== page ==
In 1986 I began painting for myself. Prior to that time, I had been working as an illustrator creating images for magazines, advertising and children’s books.
Feeling the need for a change, I signed up for a painting workshop in California. The studio sat on a cliff overlooking the Pacific Ocean. The view was breathtaking and I thought I might simply paint the scenery. But as I stood there holding a paintbrush while facing a large piece of white paper, my hand began to move. I was totally amazed at what came out.
The workshop paintings were quite primitive in nature; first scribbles, then imaginary images drawn from a mix of dreams, childhood experiences and what I later came to realize were spiritual and subconscious icons. As I continued to paint, the pictures began to open a door, a means by which I could begin to understand my conscious experiences from a different perspective. They also pointed toward a path I would eventually follow months later through a time of deep personal loss.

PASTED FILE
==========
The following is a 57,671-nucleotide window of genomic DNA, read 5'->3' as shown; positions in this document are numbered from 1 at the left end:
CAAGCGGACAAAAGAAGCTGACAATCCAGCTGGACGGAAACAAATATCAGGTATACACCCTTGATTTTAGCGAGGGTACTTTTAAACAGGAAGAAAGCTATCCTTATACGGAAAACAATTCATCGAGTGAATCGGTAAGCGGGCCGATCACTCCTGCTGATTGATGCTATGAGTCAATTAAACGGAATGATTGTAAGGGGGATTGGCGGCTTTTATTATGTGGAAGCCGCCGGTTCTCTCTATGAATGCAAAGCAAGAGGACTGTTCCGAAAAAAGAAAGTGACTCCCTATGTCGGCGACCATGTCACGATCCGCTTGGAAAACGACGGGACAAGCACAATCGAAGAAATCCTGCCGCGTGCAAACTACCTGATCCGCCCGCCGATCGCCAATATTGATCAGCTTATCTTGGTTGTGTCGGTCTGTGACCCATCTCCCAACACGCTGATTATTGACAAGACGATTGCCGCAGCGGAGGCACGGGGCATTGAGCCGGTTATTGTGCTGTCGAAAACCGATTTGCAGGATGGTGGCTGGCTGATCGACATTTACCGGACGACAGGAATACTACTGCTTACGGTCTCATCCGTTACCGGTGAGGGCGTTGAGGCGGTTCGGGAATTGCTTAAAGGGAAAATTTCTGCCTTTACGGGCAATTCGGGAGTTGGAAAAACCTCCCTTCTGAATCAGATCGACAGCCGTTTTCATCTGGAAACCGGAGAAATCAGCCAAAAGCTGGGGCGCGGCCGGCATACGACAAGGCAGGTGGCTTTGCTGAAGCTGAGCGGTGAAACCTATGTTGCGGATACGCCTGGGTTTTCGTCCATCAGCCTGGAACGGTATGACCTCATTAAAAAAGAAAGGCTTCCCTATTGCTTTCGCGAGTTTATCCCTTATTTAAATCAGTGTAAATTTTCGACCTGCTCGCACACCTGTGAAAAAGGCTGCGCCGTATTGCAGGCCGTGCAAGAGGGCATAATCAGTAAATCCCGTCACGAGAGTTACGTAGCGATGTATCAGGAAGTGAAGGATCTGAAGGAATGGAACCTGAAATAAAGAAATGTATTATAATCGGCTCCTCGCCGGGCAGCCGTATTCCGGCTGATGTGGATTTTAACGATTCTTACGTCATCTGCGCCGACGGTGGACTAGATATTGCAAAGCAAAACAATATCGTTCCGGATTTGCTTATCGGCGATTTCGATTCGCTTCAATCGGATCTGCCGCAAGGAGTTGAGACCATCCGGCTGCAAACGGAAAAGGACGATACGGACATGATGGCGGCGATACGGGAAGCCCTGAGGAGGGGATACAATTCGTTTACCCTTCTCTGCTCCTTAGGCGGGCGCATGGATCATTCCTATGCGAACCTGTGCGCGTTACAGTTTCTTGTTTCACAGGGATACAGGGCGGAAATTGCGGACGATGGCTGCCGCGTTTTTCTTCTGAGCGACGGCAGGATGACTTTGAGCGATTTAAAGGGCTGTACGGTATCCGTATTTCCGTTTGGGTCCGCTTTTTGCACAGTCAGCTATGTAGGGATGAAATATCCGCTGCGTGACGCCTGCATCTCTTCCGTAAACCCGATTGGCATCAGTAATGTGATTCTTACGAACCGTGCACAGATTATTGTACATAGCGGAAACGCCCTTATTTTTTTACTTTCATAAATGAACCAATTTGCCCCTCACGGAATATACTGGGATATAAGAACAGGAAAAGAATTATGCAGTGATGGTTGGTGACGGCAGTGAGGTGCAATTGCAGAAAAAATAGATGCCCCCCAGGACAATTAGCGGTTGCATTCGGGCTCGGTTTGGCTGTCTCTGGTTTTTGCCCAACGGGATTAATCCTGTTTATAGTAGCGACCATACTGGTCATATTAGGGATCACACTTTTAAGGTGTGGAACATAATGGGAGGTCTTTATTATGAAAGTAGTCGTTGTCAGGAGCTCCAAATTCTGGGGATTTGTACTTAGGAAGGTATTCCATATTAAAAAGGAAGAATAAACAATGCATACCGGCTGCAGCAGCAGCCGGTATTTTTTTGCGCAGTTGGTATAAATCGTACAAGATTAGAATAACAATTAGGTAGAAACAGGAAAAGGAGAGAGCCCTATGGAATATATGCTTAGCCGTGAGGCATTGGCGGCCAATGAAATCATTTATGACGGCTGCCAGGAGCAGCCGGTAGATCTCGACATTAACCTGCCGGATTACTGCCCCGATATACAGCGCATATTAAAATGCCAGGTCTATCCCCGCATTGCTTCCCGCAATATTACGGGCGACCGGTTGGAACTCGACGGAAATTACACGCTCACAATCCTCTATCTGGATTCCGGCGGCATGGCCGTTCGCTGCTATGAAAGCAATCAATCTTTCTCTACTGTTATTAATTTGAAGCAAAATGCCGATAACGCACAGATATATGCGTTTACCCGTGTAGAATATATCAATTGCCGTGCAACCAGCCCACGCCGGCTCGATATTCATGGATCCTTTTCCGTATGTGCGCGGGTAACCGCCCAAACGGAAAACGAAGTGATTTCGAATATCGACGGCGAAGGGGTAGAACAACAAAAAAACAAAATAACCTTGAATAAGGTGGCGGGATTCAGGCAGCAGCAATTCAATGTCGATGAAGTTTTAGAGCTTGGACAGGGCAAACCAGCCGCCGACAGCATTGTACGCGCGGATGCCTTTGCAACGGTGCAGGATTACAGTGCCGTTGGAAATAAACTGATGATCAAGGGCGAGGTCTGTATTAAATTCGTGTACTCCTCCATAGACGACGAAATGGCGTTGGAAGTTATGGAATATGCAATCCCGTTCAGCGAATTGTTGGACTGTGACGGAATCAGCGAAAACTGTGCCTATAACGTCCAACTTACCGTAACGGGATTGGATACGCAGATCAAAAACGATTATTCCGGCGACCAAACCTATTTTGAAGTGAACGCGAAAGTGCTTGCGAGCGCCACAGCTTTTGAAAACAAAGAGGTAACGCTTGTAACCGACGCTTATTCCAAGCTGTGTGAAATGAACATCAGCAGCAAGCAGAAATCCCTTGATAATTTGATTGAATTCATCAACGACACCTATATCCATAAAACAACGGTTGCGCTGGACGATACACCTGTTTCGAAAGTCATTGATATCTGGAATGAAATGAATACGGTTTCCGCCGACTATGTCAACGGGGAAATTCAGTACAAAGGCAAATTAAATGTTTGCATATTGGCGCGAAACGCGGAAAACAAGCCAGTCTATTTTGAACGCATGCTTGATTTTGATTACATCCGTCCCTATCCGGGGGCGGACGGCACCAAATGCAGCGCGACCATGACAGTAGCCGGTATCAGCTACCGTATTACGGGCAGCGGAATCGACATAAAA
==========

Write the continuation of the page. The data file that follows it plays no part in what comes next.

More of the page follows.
The process of creating art saved me. It was and still is, years later, a visual integration of both my inner and outer experiences.
Most of my work begins without a specific result in mind; where shapes, colors and lines often resolve into recognizable images. I try not to judge them, as I see them as a window to the soul and am I grateful for their appearance. I enjoy working in different mediums, from totally spontaneous water-soluble crayons to meticulous colored pencil drawings of dreams, memories or present feelings.
My belief is that creating art can be a meditative practice much like music, poetry or dance and it has the ability to heal us if we open up to the possibilities within ourselves.
Over the years I’ve been fortunate to work with many wonderful students. My early teaching positions included The Art Institute of Boston (presently part of Lesley University) and The University of Hartford. For the past twelve years I’ve been on the faculty at Quinebaug Valley Community College in Danielson, Connecticut where I am presently Professor and Program Coordinator of Visual Arts.
The work on this website is dedicated to my mother, Leah Stein Gusman, who’s unexpected death in 1987 spurred me to look beneath the surface and to turn to my art for solace, comfort and ultimate healing.